Analysis: What's Up With the Ending?
When Upton Sinclair looked back on his efforts to finish The Jungle later in his life, he remembered that he "went crazy at the end of that book and tried to put in every thing [he] knew about the socialist movement" (source: Ronald Gottesman, "Introduction," The Jungle. New York: Viking Penguin, 1985. xx). The last chapter definitely feels like that: it's chock full of stuff about what keeps the worker down in our current system and how much happier he'll be after the revolution. The relative disorganization in Chapter 31 of The Jungle represents a real artistic problem for Sinclair as he tries to tie off Jurgis's story line while still hinting at a glorious socialist future beyond the final pages of the book.
Up until the last couple of chapters of the book, The Jungle has really emphasized the tragedies of Jurgis Rudkus on his long, slow road to becoming a member of the Socialist Party. In The Jungle's first run as a series of episodes in the socialist magazine Appeal to Reason, it pretty much ended with Jurgis getting arrested at a socialist rally, something that doesn't happen in the novel version. This ending poses a problem, though: Sinclair is truly committed to using fiction to show the value of Socialism in ushering in a new way of life. There has to be some kind of window to a better future. The Jungle is literally a Progressive novel – meaning that it is suggesting the possibility of human progress.
So, poor Jurgis can't just keep getting squashed into the dirt. There is no uplifting message in that. Still, even if Sinclair wants to point to a socialist future he wants his readers to dream of, he also can't get crazy and end the novel with the election of a completely socialist Congress or anything. The Jungle is very clearly set in the here-and-now of the early 1900s. It depicts a barely fictionalized version of the 1904 Chicago Stockyards strike. So Sinclair doesn't want to get into wild science fiction in the last chapter of the book. It has to stay realistic but not be too depressing.
Sinclair walks this tightrope between too hopeful and too grim by ending the novel with a national election in which the Socialist Party has a larger voter turnout than it has ever had before. Jurgis's life has not materially changed – his family is still mostly dead or miserable, and he is a poor man. But Jurgis is now committed to a cause greater than himself, which gives him hope that he has not had since around Chapter 7. The socialist movement becomes Jurgis's life. Even if he isn't doing so great as an individual, he feels great pride in being part of a collective socialist movement that is doing better and better.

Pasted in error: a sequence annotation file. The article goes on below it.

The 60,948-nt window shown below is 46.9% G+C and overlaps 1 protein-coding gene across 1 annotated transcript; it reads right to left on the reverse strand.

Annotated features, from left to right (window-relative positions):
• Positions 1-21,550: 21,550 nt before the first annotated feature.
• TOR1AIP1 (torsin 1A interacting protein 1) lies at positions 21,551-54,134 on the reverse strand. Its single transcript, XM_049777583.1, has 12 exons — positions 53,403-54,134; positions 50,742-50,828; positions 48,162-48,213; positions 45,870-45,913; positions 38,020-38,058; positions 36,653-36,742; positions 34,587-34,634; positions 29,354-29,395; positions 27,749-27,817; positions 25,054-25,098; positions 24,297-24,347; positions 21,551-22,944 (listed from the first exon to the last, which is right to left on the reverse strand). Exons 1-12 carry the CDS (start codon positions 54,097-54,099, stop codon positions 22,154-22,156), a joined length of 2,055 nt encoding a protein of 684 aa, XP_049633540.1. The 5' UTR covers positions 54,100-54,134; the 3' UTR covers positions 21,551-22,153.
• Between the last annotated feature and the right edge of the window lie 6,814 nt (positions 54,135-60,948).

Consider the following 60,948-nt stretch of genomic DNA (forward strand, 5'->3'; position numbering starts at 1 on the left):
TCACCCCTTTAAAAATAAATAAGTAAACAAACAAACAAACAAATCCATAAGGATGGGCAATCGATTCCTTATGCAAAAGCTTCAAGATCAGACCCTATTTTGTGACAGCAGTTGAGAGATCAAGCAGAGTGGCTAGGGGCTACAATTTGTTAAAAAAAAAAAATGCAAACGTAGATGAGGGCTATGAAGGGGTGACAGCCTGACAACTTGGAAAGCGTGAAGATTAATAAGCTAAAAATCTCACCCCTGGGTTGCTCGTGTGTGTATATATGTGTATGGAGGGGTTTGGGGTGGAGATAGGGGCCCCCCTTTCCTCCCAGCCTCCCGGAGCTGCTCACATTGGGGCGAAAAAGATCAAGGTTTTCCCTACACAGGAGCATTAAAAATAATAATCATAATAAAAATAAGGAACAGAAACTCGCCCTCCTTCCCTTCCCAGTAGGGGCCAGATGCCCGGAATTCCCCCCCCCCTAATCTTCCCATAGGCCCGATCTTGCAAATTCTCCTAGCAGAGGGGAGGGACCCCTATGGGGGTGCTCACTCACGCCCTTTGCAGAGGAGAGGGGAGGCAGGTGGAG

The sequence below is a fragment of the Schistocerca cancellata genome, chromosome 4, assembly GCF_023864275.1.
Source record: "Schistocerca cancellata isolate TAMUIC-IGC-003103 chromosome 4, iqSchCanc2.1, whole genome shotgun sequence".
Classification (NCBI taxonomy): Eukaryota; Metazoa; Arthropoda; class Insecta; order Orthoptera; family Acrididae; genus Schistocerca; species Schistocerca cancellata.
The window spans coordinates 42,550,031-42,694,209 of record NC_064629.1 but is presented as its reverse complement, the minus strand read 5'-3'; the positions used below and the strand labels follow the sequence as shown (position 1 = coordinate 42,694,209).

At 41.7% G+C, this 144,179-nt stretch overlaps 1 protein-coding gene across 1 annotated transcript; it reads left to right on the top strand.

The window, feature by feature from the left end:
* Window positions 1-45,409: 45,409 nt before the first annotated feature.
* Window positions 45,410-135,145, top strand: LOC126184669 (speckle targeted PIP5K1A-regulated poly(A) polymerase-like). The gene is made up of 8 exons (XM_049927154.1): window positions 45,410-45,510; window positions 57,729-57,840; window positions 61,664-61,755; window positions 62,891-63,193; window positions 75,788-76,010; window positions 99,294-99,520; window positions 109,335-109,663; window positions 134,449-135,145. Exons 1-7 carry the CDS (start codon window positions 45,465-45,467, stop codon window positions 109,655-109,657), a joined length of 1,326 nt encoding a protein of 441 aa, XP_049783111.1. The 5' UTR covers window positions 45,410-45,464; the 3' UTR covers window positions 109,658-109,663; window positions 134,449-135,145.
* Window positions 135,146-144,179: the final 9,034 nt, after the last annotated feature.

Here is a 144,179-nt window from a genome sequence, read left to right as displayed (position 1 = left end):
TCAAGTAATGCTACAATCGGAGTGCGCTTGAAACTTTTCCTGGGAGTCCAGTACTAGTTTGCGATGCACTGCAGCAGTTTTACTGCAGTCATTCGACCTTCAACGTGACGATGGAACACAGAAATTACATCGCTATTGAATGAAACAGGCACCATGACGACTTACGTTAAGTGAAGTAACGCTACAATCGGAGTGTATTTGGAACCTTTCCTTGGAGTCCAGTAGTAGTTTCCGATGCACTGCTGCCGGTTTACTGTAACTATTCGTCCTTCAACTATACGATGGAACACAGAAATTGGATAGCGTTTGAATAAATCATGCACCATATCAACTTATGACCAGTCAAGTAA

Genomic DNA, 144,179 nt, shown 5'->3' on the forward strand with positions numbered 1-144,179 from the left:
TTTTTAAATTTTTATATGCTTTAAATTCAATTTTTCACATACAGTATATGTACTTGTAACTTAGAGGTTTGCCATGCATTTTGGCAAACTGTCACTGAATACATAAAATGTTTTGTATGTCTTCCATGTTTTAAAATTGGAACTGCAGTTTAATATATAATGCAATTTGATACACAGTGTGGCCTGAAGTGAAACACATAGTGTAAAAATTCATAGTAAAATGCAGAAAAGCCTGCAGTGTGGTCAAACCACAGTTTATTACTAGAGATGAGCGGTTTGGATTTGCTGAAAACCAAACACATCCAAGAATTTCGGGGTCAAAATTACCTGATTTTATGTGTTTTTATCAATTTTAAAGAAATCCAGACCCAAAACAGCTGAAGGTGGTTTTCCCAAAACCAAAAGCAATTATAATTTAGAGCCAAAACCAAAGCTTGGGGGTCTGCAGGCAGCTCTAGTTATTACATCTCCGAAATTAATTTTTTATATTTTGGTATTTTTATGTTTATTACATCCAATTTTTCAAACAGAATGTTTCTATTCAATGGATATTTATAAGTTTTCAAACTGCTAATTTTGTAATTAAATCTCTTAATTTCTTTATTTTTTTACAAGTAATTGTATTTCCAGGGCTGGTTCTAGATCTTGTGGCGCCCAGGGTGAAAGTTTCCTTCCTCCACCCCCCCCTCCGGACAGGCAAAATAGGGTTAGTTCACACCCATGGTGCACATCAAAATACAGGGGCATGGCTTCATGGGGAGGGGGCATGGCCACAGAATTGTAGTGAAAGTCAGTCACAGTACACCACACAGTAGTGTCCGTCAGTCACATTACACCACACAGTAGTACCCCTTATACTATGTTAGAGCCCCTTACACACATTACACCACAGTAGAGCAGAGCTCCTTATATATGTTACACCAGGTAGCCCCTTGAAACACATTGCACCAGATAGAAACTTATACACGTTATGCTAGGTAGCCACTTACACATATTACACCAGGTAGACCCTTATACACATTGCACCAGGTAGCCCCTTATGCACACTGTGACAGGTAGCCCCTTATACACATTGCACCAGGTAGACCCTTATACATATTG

This shift from Jurgis as an individual to the larger Socialist Party as a whole is reflected in the action of the novel. The final words of The Jungle come from a Socialist Party speaker at a rally after their relatively successful election. This speaker tells the excited crowd: "Chicago will be ours! CHICAGO WILL BE OURS!" (31.48). There are three important parts to this exclamation. First, "Chicago": Sinclair didn't choose to set his novel there only because the meatpacking plants were disgusting or because there had been massive stockyard strikes in Chicago the year before he started writing. Sinclair also picked Chicago because it really was the home of the American socialist movement at the turn of the twentieth century: the 1904 National Congress of the Socialist Party was held in Chicago (source). Chicago was a real hotbed of union and organized worker activity at the time.
Second, there's the "ours." Who is "we" implied in this sentence? "We" are, of course, the socialists; the socialists are the ones who will have this future Chicago. Not only is Sinclair a dedicated socialist, but The Jungle is first published in a socialist magazine and addressed to comrades of the movement. So, this novel is definitely addressed to a collective, the working people of America. Because one of the whole points of socialism is to put group happiness over individual profit, it makes sense that the focus on Jurgis alone would shift to Chicago socialists as a whole. In other words, it matters that the last words of The Jungle are not Jurgis shouting, "Chicago will be mine!" It's an anonymous speaker saying, "Chicago will be ours!" – all of ours, yours and mine. It will belong equally to the workers of America.
Last but not least, we can't forget "will": "Chicago will be ours!" Sinclair is writing in a fairly realistic mode, so he's not going to end his novel with a perfect socialist paradise. But he does want to use the novel to energize the socialist movement and recruit people to the socialist cause. So he points towards a glorious future that will certainly come, as long as everyone in the movement keeps working hard: Chicago will belong to the ordinary workingman. It's not might or could. It will be ours. Sinclair is sure of it, and he wants us to be sure of it, too.